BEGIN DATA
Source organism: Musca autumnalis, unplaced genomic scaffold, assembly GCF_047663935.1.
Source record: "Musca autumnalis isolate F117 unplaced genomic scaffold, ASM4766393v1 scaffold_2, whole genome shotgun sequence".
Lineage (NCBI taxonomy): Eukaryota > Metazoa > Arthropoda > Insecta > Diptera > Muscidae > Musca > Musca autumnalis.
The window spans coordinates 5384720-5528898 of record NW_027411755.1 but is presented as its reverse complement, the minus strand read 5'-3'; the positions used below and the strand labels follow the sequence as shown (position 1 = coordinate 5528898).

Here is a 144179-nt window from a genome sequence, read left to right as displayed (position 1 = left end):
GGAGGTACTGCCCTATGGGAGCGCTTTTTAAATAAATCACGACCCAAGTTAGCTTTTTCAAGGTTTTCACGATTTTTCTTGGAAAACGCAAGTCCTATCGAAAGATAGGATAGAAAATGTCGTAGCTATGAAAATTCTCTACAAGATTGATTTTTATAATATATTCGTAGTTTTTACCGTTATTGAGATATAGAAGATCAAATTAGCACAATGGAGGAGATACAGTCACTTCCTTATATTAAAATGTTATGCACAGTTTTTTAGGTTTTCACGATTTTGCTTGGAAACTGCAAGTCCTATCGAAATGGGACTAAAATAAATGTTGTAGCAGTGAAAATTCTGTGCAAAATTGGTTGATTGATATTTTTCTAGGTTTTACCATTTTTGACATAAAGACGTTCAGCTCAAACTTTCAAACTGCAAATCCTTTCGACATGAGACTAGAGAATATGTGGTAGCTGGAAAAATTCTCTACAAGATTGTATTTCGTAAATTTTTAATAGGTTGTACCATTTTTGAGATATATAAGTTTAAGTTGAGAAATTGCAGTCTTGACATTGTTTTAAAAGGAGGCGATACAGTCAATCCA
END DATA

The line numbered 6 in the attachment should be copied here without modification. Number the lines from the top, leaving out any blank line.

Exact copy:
GGAGGTACTGCCCTATGGGAGCGCTTTTTAAATAAATCACGACCCAAGTTAGCTTTTTCAAGGTTTTCACGATTTTTCTTGGAAAACGCAAGTCCTATCGAAAGATAGGATAGAAAATGTCGTAGCTATGAAAATTCTCTACAAGATTGATTTTTATAATATATTCGTAGTTTTTACCGTTATTGAGATATAGAAGATCAAATTAGCACAATGGAGGAGATACAGTCACTTCCTTATATTAAAATGTTATGCACAGTTTTTTAGGTTTTCACGATTTTGCTTGGAAACTGCAAGTCCTATCGAAATGGGACTAAAATAAATGTTGTAGCAGTGAAAATTCTGTGCAAAATTGGTTGATTGATATTTTTCTAGGTTTTACCATTTTTGACATAAAGACGTTCAGCTCAAACTTTCAAACTGCAAATCCTTTCGACATGAGACTAGAGAATATGTGGTAGCTGGAAAAATTCTCTACAAGATTGTATTTCGTAAATTTTTAATAGGTTGTACCATTTTTGAGATATATAAGTTTAAGTTGAGAAATTGCAGTCTTGACATTGTTTTAAAAGGAGGCGATACAGTCAATCCA